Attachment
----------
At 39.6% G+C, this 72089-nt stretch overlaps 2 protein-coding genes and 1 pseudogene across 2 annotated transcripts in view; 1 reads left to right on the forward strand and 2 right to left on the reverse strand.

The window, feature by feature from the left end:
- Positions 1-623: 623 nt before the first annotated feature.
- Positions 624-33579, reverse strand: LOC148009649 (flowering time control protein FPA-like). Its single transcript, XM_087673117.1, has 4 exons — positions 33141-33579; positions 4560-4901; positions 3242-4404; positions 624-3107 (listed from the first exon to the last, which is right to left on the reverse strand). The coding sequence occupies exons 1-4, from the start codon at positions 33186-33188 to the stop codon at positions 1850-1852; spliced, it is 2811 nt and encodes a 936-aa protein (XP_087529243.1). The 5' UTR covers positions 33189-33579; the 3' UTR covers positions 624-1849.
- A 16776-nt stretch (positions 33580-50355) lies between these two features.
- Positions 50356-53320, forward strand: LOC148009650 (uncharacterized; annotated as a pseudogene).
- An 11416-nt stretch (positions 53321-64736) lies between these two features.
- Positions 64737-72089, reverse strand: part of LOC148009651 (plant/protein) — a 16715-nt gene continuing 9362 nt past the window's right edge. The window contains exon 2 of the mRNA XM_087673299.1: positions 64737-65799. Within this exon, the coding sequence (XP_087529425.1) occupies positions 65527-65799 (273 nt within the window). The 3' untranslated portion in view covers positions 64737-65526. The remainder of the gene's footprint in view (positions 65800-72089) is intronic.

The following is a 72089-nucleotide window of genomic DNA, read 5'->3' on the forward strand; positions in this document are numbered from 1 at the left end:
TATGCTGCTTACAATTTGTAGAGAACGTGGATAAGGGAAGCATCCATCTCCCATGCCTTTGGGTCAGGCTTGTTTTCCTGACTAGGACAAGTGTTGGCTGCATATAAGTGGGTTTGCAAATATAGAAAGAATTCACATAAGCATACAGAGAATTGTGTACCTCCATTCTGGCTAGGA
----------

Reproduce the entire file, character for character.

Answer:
At 39.6% G+C, this 72089-nt stretch overlaps 2 protein-coding genes and 1 pseudogene across 2 annotated transcripts in view; 1 reads left to right on the forward strand and 2 right to left on the reverse strand.

The window, feature by feature from the left end:
- Positions 1-623: 623 nt before the first annotated feature.
- Positions 624-33579, reverse strand: LOC148009649 (flowering time control protein FPA-like). Its single transcript, XM_087673117.1, has 4 exons — positions 33141-33579; positions 4560-4901; positions 3242-4404; positions 624-3107 (listed from the first exon to the last, which is right to left on the reverse strand). The coding sequence occupies exons 1-4, from the start codon at positions 33186-33188 to the stop codon at positions 1850-1852; spliced, it is 2811 nt and encodes a 936-aa protein (XP_087529243.1). The 5' UTR covers positions 33189-33579; the 3' UTR covers positions 624-1849.
- A 16776-nt stretch (positions 33580-50355) lies between these two features.
- Positions 50356-53320, forward strand: LOC148009650 (uncharacterized; annotated as a pseudogene).
- An 11416-nt stretch (positions 53321-64736) lies between these two features.
- Positions 64737-72089, reverse strand: part of LOC148009651 (plant/protein) — a 16715-nt gene continuing 9362 nt past the window's right edge. The window contains exon 2 of the mRNA XM_087673299.1: positions 64737-65799. Within this exon, the coding sequence (XP_087529425.1) occupies positions 65527-65799 (273 nt within the window). The 3' untranslated portion in view covers positions 64737-65526. The remainder of the gene's footprint in view (positions 65800-72089) is intronic.

The following is a 72089-nucleotide window of genomic DNA, read 5'->3' on the forward strand; positions in this document are numbered from 1 at the left end:
TATGCTGCTTACAATTTGTAGAGAACGTGGATAAGGGAAGCATCCATCTCCCATGCCTTTGGGTCAGGCTTGTTTTCCTGACTAGGACAAGTGTTGGCTGCATATAAGTGGGTTTGCAAATATAGAAAGAATTCACATAAGCATACAGAGAATTGTGTACCTCCATTCTGGCTAGGA